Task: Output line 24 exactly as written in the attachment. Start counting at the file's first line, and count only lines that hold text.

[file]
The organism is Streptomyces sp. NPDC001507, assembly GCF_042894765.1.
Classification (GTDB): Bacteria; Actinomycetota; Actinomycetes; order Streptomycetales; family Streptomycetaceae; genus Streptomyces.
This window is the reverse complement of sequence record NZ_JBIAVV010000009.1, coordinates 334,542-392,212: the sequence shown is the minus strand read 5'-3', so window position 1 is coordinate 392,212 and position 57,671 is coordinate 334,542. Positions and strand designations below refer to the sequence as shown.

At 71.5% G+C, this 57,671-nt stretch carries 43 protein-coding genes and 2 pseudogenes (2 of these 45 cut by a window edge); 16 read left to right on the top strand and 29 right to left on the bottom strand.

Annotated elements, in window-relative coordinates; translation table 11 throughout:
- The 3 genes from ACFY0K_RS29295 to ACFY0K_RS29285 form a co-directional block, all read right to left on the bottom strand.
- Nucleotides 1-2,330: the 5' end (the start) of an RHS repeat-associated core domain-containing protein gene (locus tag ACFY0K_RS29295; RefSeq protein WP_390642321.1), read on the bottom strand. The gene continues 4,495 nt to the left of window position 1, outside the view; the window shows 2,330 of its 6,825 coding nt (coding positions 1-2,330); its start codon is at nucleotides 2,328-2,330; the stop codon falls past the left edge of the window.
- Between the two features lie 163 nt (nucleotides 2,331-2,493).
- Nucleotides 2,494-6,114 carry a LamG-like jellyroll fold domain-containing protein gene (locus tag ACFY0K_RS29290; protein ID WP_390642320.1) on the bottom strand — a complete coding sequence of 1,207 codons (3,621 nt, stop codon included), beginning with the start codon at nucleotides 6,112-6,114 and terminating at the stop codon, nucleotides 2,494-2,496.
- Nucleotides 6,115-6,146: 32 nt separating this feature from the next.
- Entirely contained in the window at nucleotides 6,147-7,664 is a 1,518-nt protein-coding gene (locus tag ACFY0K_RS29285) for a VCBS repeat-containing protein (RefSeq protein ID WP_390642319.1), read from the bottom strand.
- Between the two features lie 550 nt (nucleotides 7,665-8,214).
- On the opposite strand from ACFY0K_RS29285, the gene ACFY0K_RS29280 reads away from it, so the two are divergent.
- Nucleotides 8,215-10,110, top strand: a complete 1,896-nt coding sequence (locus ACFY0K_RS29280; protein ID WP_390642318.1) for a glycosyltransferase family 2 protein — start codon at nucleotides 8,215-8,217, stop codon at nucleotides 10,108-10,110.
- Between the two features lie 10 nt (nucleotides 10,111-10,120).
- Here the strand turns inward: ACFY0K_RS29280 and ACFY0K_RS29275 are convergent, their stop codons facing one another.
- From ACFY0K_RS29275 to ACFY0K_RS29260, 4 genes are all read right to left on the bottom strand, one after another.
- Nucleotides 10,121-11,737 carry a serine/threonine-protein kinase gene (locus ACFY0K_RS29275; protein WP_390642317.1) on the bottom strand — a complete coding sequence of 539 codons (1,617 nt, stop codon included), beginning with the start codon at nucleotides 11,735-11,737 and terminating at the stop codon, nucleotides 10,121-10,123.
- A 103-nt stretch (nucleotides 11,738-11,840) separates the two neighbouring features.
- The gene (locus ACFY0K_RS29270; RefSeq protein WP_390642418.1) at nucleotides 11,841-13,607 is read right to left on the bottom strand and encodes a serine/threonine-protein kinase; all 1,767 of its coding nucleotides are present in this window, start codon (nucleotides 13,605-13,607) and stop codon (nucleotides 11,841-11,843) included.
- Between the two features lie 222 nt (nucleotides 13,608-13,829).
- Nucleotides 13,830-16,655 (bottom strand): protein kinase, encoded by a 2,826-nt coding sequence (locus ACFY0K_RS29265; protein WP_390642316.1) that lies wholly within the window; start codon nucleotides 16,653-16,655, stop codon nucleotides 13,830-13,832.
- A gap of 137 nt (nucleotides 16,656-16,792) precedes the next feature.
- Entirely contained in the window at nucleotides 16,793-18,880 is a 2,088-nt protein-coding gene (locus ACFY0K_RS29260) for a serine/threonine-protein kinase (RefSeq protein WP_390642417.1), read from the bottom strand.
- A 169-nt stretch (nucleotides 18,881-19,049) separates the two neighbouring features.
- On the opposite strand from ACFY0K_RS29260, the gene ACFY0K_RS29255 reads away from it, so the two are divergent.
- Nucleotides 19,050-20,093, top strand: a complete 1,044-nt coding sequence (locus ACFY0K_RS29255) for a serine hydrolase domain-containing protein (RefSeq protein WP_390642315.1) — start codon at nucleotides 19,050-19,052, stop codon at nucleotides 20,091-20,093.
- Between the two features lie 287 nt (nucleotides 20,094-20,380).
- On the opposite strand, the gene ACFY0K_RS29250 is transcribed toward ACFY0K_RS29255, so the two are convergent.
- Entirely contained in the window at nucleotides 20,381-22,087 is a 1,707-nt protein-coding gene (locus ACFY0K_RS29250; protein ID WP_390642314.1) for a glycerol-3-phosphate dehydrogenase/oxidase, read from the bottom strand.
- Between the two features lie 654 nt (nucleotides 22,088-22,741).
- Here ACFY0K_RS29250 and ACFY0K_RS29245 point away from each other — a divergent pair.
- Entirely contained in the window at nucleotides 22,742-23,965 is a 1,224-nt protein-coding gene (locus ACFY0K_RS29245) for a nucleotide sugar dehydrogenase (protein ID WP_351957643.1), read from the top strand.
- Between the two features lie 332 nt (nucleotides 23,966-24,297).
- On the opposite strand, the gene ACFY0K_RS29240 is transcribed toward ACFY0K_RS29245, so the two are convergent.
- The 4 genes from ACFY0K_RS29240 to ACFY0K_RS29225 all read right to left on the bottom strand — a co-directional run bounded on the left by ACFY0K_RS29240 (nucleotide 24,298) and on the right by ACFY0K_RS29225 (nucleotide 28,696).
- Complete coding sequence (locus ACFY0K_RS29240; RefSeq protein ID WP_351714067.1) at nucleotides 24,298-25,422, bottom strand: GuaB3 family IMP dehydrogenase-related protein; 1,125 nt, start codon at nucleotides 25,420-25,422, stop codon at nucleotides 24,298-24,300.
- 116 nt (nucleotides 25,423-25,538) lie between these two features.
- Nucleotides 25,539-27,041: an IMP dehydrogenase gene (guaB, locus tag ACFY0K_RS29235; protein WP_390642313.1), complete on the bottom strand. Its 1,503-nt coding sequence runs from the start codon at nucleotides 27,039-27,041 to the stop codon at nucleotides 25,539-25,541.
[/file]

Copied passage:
- Entirely contained in the window at nucleotides 16,793-18,880 is a 2,088-nt protein-coding gene (locus ACFY0K_RS29260) for a serine/threonine-protein kinase (RefSeq protein WP_390642417.1), read from the bottom strand.